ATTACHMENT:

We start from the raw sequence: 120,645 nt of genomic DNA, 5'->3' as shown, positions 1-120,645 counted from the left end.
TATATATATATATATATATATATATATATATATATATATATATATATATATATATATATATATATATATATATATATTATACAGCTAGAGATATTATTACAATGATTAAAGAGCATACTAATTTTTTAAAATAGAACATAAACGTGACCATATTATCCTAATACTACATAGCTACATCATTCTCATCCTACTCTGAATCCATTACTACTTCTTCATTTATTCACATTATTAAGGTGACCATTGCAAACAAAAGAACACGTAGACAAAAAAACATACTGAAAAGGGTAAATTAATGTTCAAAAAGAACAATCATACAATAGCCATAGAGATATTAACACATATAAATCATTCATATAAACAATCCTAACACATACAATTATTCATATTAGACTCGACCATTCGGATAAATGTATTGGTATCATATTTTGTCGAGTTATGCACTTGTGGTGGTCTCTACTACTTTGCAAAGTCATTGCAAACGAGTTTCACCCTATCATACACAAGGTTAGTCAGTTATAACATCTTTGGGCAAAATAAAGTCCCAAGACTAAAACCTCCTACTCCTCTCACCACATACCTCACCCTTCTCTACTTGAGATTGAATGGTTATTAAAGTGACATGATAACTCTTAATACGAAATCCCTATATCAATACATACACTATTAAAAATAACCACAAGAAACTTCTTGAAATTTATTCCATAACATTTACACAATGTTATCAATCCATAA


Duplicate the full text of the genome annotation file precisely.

We start from the raw sequence: 120,645 nt of genomic DNA, 5'->3' as shown, positions 1-120,645 counted from the left end.
TATATATATATATATATATATATATATATATATATATATATATATATATATATATATATATATATATATATATATATTATACAGCTAGAGATATTATTACAATGATTAAAGAGCATACTAATTTTTTAAAATAGAACATAAACGTGACCATATTATCCTAATACTACATAGCTACATCATTCTCATCCTACTCTGAATCCATTACTACTTCTTCATTTATTCACATTATTAAGGTGACCATTGCAAACAAAAGAACACGTAGACAAAAAAACATACTGAAAAGGGTAAATTAATGTTCAAAAAGAACAATCATACAATAGCCATAGAGATATTAACACATATAAATCATTCATATAAACAATCCTAACACATACAATTATTCATATTAGACTCGACCATTCGGATAAATGTATTGGTATCATATTTTGTCGAGTTATGCACTTGTGGTGGTCTCTACTACTTTGCAAAGTCATTGCAAACGAGTTTCACCCTATCATACACAAGGTTAGTCAGTTATAACATCTTTGGGCAAAATAAAGTCCCAAGACTAAAACCTCCTACTCCTCTCACCACATACCTCACCCTTCTCTACTTGAGATTGAATGGTTATTAAAGTGACATGATAACTCTTAATACGAAATCCCTATATCAATACATACACTATTAAAAATAACCACAAGAAACTTCTTGAAATTTATTCCATAACATTTACACAATGTTATCAATCCATAA